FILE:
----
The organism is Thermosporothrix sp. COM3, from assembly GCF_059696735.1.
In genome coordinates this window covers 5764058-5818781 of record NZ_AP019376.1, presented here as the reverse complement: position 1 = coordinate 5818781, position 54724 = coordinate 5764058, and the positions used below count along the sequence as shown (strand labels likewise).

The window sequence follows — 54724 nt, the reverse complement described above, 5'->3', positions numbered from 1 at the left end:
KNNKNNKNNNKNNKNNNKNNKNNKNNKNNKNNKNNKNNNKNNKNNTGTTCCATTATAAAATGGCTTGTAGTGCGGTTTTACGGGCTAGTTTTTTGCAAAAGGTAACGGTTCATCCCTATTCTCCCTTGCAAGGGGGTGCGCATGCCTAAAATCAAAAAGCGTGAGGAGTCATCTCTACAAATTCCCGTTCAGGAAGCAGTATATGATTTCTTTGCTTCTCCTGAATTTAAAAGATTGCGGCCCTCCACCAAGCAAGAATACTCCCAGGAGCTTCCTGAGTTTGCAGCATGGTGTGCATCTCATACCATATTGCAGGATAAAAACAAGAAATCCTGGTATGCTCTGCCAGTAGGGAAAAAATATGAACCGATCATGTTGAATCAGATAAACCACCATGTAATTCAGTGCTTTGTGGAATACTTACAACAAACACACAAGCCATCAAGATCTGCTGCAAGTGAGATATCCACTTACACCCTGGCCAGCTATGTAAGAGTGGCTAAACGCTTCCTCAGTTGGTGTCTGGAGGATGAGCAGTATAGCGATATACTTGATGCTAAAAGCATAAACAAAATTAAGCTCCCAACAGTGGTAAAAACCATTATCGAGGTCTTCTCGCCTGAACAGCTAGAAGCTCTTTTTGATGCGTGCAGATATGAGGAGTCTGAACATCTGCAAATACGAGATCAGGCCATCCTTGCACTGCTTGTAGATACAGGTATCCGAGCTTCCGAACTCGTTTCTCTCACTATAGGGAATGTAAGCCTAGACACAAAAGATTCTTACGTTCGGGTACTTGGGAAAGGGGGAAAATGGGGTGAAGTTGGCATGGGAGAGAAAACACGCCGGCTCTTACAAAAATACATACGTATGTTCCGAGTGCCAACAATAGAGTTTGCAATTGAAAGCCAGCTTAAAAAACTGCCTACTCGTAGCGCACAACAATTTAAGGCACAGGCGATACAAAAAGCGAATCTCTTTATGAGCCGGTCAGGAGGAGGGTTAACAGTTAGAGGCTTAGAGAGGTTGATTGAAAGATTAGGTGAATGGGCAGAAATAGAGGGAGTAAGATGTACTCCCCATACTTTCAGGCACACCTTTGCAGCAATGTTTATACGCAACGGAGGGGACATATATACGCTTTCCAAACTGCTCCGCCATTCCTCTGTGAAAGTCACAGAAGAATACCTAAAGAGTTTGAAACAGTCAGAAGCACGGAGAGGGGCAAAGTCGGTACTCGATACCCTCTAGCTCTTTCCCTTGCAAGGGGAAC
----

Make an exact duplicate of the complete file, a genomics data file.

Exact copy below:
The organism is Thermosporothrix sp. COM3, from assembly GCF_059696735.1.
In genome coordinates this window covers 5764058-5818781 of record NZ_AP019376.1, presented here as the reverse complement: position 1 = coordinate 5818781, position 54724 = coordinate 5764058, and the positions used below count along the sequence as shown (strand labels likewise).

The window sequence follows — 54724 nt, the reverse complement described above, 5'->3', positions numbered from 1 at the left end:
KNNKNNKNNNKNNKNNNKNNKNNKNNKNNKNNKNNKNNNKNNKNNTGTTCCATTATAAAATGGCTTGTAGTGCGGTTTTACGGGCTAGTTTTTTGCAAAAGGTAACGGTTCATCCCTATTCTCCCTTGCAAGGGGGTGCGCATGCCTAAAATCAAAAAGCGTGAGGAGTCATCTCTACAAATTCCCGTTCAGGAAGCAGTATATGATTTCTTTGCTTCTCCTGAATTTAAAAGATTGCGGCCCTCCACCAAGCAAGAATACTCCCAGGAGCTTCCTGAGTTTGCAGCATGGTGTGCATCTCATACCATATTGCAGGATAAAAACAAGAAATCCTGGTATGCTCTGCCAGTAGGGAAAAAATATGAACCGATCATGTTGAATCAGATAAACCACCATGTAATTCAGTGCTTTGTGGAATACTTACAACAAACACACAAGCCATCAAGATCTGCTGCAAGTGAGATATCCACTTACACCCTGGCCAGCTATGTAAGAGTGGCTAAACGCTTCCTCAGTTGGTGTCTGGAGGATGAGCAGTATAGCGATATACTTGATGCTAAAAGCATAAACAAAATTAAGCTCCCAACAGTGGTAAAAACCATTATCGAGGTCTTCTCGCCTGAACAGCTAGAAGCTCTTTTTGATGCGTGCAGATATGAGGAGTCTGAACATCTGCAAATACGAGATCAGGCCATCCTTGCACTGCTTGTAGATACAGGTATCCGAGCTTCCGAACTCGTTTCTCTCACTATAGGGAATGTAAGCCTAGACACAAAAGATTCTTACGTTCGGGTACTTGGGAAAGGGGGAAAATGGGGTGAAGTTGGCATGGGAGAGAAAACACGCCGGCTCTTACAAAAATACATACGTATGTTCCGAGTGCCAACAATAGAGTTTGCAATTGAAAGCCAGCTTAAAAAACTGCCTACTCGTAGCGCACAACAATTTAAGGCACAGGCGATACAAAAAGCGAATCTCTTTATGAGCCGGTCAGGAGGAGGGTTAACAGTTAGAGGCTTAGAGAGGTTGATTGAAAGATTAGGTGAATGGGCAGAAATAGAGGGAGTAAGATGTACTCCCCATACTTTCAGGCACACCTTTGCAGCAATGTTTATACGCAACGGAGGGGACATATATACGCTTTCCAAACTGCTCCGCCATTCCTCTGTGAAAGTCACAGAAGAATACCTAAAGAGTTTGAAACAGTCAGAAGCACGGAGAGGGGCAAAGTCGGTACTCGATACCCTCTAGCTCTTTCCCTTGCAAGGGGAAC